That’s the one thing, above all others, that I’m clear about. And I remain clear about this in no small measure because I continue to learn it from those of you here in this Circle who practice this losing-life-to-find-it kind of faith.
Consider Amy and Tim and Sam and Bethany pressing beyond the boundary of security, reaching half-way around the world to embrace a foreign infant facing the deathly future prospect of orphans everywhere.
Consider Kiran and Mark, relinquishing the privileged income of Kiran’s private medical practice so she can work in public health, working with people who can't afford the ungodly cost of modern health care in the U.S. And before that, Mark’s willingness—and that of Greg and Terri, and Tom and Colleen as well—to abandon the upwardly-mobile dream of a two-income family to make sure their respective children have the kind of parental presence which money surely cannot buy.
Consider Greg Clemons’—and others at Mars Hill College—willingness to risk not just the cultural opposition but also their own careers to support the aspirations of gay students for full human recognition and respect.
Consider Anthony Martinez, who was inspired to organize a bake sale—not for his own profit but for the benefit of Doctors Without Borders. Or of Joy and Will who took the risk of traveling to the forbidden land of Cuba, crossing monumental political, cultural and language barriers—not to mention nearly 20 hours in airports and airplanes, plus 1,000 miles in a van (with a bunch of grownups, no less)—to make new friends. Or of Rachel Berthiaume’s daring risk of Peace Corps service in a far-away
Or consider Louis Parish’s bold gift. Louis, I know I’m breaking a confidence which you asked me to keep. I’m doing it not to give honor to you but to give honor to the Spirit who provokes outlandish generosity from us all. As you know, Louis is retired on a very modest income—much like many of us will be someday. Recently, though, he decided that the joy of supporting his passionate convictions for racial reconciliation was more important than economic security for the future, and he made what many would consider a foolishly large gift to the work of Christians for a United Community here in Asheville. (Having said that, I am now pledging you all to confidence about this. Louis has lived long enough to know that getting credit often gets in the way of getting results. So, after tonight, “mum’s the word.”)
I could go on and on with my list until every one of you, without exception, is a living parable of losing life in order to find it. I’m quite sure I don’t even know all the ways you have said “yes” to this invitation. And I’m equally sure none of us know all the invitations that will come to us in the coming days and years. We only know that they will be challenging, that they will be risky, but ultimately the will add to the reweaving of God’s good creation, that our efforts will contribute to the repair of the world, to “tikkun olam,” as it’s called in the Jewish tradition. And we know that in the process not only with the “other” be saved, but we, too, will be redeemed by the very process which animates and empowers our efforts.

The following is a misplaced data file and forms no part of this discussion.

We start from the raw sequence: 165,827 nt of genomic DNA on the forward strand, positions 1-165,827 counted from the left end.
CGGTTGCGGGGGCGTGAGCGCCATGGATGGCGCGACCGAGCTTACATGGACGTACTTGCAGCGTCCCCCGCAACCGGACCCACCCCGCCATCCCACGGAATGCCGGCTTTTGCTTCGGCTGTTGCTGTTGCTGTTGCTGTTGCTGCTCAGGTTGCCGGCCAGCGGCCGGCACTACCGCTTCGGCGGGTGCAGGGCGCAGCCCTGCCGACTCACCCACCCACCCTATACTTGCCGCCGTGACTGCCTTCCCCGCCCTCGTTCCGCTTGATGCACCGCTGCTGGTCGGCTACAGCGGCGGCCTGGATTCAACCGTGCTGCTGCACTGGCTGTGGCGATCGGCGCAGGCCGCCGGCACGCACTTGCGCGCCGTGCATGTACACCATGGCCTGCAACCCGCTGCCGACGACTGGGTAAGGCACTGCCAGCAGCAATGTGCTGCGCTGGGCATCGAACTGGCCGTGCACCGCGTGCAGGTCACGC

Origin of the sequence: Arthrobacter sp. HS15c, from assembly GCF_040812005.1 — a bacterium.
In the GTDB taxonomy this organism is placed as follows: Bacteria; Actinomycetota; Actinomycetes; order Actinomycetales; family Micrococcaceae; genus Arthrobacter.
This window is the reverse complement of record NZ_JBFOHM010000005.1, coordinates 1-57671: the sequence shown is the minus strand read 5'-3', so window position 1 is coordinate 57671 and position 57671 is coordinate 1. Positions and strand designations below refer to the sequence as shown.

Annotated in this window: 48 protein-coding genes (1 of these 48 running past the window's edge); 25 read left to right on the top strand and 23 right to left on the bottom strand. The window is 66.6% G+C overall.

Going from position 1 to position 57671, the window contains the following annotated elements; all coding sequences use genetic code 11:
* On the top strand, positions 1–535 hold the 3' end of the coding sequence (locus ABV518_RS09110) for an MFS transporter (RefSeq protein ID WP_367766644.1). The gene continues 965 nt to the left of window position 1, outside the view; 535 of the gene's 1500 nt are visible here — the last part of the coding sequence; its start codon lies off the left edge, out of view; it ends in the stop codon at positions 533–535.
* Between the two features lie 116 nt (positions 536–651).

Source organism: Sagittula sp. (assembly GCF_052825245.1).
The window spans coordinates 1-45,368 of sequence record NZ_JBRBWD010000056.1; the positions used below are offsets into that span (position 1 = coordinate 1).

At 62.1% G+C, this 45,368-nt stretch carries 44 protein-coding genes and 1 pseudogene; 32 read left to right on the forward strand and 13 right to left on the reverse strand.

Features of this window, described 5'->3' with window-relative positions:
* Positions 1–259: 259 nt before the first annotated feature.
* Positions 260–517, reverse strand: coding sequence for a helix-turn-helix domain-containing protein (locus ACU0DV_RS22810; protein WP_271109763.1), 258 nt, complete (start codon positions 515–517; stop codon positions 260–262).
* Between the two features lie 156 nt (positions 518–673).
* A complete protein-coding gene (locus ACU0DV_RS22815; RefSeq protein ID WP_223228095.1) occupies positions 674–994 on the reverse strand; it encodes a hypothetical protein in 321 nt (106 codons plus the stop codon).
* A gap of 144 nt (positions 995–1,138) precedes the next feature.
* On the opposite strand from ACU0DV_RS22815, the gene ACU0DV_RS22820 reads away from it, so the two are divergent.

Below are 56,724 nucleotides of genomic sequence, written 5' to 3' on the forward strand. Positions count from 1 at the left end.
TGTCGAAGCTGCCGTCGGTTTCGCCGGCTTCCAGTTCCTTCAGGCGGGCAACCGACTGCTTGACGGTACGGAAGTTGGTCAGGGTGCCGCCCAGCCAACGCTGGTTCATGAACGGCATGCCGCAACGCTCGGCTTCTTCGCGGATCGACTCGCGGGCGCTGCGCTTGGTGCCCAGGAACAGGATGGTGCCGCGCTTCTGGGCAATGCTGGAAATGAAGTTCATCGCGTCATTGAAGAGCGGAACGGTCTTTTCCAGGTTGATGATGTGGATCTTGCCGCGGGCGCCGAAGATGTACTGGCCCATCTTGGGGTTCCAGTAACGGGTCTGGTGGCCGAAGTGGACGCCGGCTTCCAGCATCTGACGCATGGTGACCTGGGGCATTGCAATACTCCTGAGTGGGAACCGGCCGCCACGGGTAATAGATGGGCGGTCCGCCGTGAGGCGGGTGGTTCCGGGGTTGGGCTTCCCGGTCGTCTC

Finally, my two recommendations. The first is brief and more general: I would love to see us have more explicit conversations about baptism: about what it means, about how we do it, about when we do it. Baptism is the central ritual act of the Christian tradition. Disagreements about this subject within the church make us weary, which makes us wary of even talking about it. I think it is a profoundly counter-cultural activity, one that is essential to our shaping our vision of how life is truly “found” when it is “lost.” I think everything we do is about baptism, because baptism is about identity.
My second recommendation is much more concrete and immediate, and it’s related to an appropriate way for us to celebrate Father’s Day.
Some of you probably saw Leslie Boyd’s Asheville Citizen-Times article on Friday about Helpmate, the Asheville agency that cares for and advocates on behalf of battered women. Leslie’s story noted two things in particular.
First, Helpmate is planning next year to provide public recognition to men who publicly support victims of domestic violence. And they’re wanting your recommendations for who should receive such awards.
Second, they are resurrecting an idea, first proposed a dozen years ago, of asking 1,000 men to donate $20 to support Helpmate’s modest budget.
To close this sermon, I am urging all the men in our Circle to join me in accepting this challenge. Furthermore, I am planning to take a recommendation to our Church Council that the Circle of Mercy, via our missions budget, match the total amount pledged by us men. (If you support, or have questions about this proposal, I encourage you to communicate with Marc Mullinax, our church moderator. If approved, the Council will bring this recommendation to our Circle for discussion and action.)
Sisters and brothers—but, on this Father’s Day, especially my brothers—this is the Gospel message: The grace of God is not a particular religious emotion. Rather, grace is the power that unlocks our stingy hearts and self-preserving habits, provoking us to find creative, imaginative ways—however small and ordinary, however large and extraordinary—to “lose” our lives for Jesus’ sake . . . which is to say for the sake of those he most clearly identified with in his brief journey on the earth: for the sake of all who are bruised and battered and broken, who have no place at the table, those for whom our political, social, cultural and economic institutions have no use.
The central calling of this fellowship of faith is not to take intelligent social and political stands . . . though we do that from time to time. Our central calling is not to do social service . . . though we do that occasionally. Our central calling isn’t even to nurture strong bonds of friendship among us here in this Circle . . . though we obviously spend time doing that.
No, our central calling is to introduce people to the new orientation which baptism signifies. Our mission is to coax each other—and the larger world—to remain open to the kind of grace which empowers us to extravagant living, grace which calms our fearful hearts and exaggerated security needs and introduces us to the vision of the coming new order whose promises are known to us the Reign of God.
Brothers and sisters, power tools are nice. When I do stone work I still mix mortar by hand, which is a backbreaking job. So someday I’d like to get a concrete mixer.
But the tools of power most effective in the world’s redemption are lives buried with Christ, baptized into the same mission and purpose as Jesus, confident of the final defeat of Satan—of the dominion of sin and violence—and the coming of the Reign of God, of a new dominion of justice and mercy and peace.
May it be so. Come quickly, Lord Jesus.